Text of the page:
Sixth chords

Structure and character

To create a sixth chord you have to add a major 6th to a major chord. Sixth chords do NOT contain a 7th!

A major 6th can be found a whole step (2 frets) above the 5th or a half step (1 fret) below the minor 7th.

You are allowed to omit the 5th when you play a 6th chord.

Sixth chords have a dark, melancholic character. They create less tension than seventh chords and therefore don't tend that much towards a next chord change.

Guitar chord shapes for sixth chords

Changing the basic C major chord shape into C6

Taking the "classic" C major chord shape we can raise the G by two frets (a whole step) to get a 6th. So we're giving up the 5th G for the 6th A here.

To change the C major chord into a C6 in that way, drag the slider below the chord shape to the right

If you look closely you will recognise that it looks like going for an Am chord, but playing a C as bass note instead of A.

C6 can be seen as Am (or Am7) chord with the minor 3rd as the lowest note.

Creating C6 with the parallel Am chord

Ok, let's create some more C6 chord shapes by taking an Am or Am7 somewhere on the upper four strings and then add a C in the bass on low E string or A string. Here are some examples:

Creating G6 with the parallel Em (Em7) chord

If we can see C6 as Am/C or Am7/C, we should be able to derive G6 from Em (Em7) chords!

G6 can be seen as Em (respectively Em7) chord with the minor 3rd G in the bass.

Looking at the last pair of Em7 and G6, it becomes evident that sometimes we don't even need to change the chord shape to play a different chord type. It just depends which chord tone is considered the root respectively which tone would be played by the bass player (no matter whether there is a bass player or not - it just works!).

Minor 6th chord (m6)

If we want to play a minor 6th chord, we can take a major 6th chord and change the major 3rd to a minor 3rd.

In the shown chord diagram you can see a C6 with a major 3rd E changing to a Cm6 with a minor 3rd Eb by using the slider below the chord shape.

Special appearances of 6ths in chords

Minor chord with minor 6th (mb6)

You'll practically stumble across mb6 chords, but they're normally written as slash chords. Cmb6 for example will be written as Ab/C.

6/9 chord

A 6/9 chord is a 6th chord with an additional 9th. Its main field of application is the use as final chord of a song. If we would follow a consistent syntax where we write chord extensions in brackets, it would be more appropriate to write 6(9) instead of 6/9. However, the notation with a slash has established itself and has nothing to do with the so-called slash chords.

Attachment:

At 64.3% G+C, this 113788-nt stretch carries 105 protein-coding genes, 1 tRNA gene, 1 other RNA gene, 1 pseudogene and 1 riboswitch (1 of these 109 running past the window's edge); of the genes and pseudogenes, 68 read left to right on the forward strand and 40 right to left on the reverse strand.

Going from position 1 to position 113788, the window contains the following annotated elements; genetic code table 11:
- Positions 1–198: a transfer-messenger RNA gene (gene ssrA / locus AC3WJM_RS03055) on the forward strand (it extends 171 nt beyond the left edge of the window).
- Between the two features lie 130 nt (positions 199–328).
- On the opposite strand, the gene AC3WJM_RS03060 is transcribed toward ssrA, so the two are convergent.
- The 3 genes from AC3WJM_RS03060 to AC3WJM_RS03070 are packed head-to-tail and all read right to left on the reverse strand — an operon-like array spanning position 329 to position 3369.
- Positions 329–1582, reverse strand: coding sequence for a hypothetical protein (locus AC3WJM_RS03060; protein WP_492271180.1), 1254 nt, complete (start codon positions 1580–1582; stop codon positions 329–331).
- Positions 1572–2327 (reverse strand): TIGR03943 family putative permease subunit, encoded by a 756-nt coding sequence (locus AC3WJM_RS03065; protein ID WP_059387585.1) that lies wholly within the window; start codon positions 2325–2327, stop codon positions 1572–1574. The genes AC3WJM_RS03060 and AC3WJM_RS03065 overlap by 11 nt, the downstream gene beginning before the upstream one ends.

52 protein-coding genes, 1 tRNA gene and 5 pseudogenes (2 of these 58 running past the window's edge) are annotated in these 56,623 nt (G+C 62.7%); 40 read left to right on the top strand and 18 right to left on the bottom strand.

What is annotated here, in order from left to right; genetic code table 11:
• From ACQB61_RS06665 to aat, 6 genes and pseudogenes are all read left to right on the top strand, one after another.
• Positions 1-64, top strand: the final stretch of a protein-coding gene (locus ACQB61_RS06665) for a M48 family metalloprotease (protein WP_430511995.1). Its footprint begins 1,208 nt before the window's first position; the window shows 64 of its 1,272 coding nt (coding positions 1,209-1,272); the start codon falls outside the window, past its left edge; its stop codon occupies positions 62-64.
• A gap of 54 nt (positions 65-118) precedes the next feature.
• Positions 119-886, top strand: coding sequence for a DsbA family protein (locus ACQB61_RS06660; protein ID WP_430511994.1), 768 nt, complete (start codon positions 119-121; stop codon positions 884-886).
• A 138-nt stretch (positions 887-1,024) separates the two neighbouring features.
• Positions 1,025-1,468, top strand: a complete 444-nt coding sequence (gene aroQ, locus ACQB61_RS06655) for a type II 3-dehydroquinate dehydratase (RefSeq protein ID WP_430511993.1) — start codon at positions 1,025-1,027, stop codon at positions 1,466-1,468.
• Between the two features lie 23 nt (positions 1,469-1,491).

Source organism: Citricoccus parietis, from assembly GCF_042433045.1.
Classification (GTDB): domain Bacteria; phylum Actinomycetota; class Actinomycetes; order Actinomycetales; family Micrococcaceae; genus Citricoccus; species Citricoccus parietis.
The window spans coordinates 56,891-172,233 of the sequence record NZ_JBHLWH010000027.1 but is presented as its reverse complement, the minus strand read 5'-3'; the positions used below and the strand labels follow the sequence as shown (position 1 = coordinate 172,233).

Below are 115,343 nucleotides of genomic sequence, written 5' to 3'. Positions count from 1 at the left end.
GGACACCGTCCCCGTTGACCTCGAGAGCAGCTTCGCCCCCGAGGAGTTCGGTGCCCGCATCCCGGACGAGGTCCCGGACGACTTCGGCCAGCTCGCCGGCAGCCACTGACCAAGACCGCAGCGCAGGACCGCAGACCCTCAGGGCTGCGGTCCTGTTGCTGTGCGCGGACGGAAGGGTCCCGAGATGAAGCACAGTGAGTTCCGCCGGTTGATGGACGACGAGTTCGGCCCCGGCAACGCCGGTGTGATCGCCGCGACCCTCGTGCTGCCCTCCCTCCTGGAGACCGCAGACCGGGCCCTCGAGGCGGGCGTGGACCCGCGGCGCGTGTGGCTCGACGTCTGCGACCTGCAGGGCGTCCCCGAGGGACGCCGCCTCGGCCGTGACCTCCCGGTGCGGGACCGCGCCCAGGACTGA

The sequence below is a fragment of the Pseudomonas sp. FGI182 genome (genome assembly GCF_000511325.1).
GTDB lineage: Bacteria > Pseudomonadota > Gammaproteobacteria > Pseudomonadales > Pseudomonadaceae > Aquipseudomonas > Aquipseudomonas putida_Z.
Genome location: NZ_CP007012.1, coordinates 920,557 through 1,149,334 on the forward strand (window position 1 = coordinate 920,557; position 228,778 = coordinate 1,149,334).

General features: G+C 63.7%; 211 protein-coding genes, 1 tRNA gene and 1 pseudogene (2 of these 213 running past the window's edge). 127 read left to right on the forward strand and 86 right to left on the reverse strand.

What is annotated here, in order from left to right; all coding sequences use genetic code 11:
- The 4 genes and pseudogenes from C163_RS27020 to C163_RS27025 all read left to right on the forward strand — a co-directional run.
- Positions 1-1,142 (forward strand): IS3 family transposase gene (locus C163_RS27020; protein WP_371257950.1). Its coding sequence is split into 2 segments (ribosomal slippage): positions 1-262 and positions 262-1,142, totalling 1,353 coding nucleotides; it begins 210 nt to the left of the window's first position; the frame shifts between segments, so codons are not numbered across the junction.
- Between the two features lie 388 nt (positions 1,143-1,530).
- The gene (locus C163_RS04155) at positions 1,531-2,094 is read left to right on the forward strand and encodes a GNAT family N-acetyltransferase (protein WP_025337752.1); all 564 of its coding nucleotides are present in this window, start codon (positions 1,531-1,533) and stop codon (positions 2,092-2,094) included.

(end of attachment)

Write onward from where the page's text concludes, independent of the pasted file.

6th and 7th in one chord: 6 vs. 13

In case a chord contains a 7th and a 6th, in the chord symbol the 6th is notated with as 13 (instead of 6), because then the 6th is an extension of a 7th chord. No matter whether we count 6 or 13 scale tones up from a root note, we'll end up with an equally named note. The absolute pitch of the note is not important for the chord type - 6 and 13 both mean a 6th, but writing 13 tells the player that there is also a 7th in the chord → G13 e.g. is a G7 with an additional 6th. It can also be written G7(13).

In case a chord contains a 6th and a 7th (or maj7),
"13" is notated in the chord symbol instead of "6".

Chord progressions with 6th chords

Reduction of the harmonic movement

Example 1:


The two chords Imaj7 and IVmaj7 (here in G major) are often enough to provid the basis for a whole song. "Waiting In Vain" by Bob Marley is a well-known example.

Theoretically you can always add a 9 to a maj7 chord. If we do so and replace the Gmaj7 with a G6 chord, we end up moving the bass tone only. Sometimes it may be good to play that variation just from time to time.


Common chord tones and a melancholy mood are the purpose to modificate the standard chord progression of this example. The result may remind you of Lionel Richies "Hello".

Example 2:

Standard chord progression in A minor:

Modified chord progression:

Creating harmonic movement

Instead of playing just one chord (e.g. 7, maj7, m7, major, minor) for two or more bars, a corresponding sixth chord is often inserted to be played alternately with the original chord.

Example 3:

Little movement:

More movement with inserted 6th chords:

Reducing the bass movement

Example 4:

Two-five-one progression (IIm7 V7 Imaj7) extended by a VIm7 chord (very common):

Modified progression:

The chord shapes are shown in the previous example.

The Dm6 chord can be seen as a G7(9) without the root. C6 has exactly the same tones as Am7.

Example 5:

Chord progression with bVII7 chord (here: G7 chord in A major).

Again the G7 is replaced by a Dm6 chord. It doesn't matter that Dm6 contains the tones of G7(9) instead of G7(13). You can normally switch between the chord extensions 9 and 13 in nearly every situation. So wherever a G7(13) is written, you can normally play a G7(9) instead.

Line cliché

A melody that is ascending or descending in half steps (chromatic line) is generated by changing the chord type.

Example 6: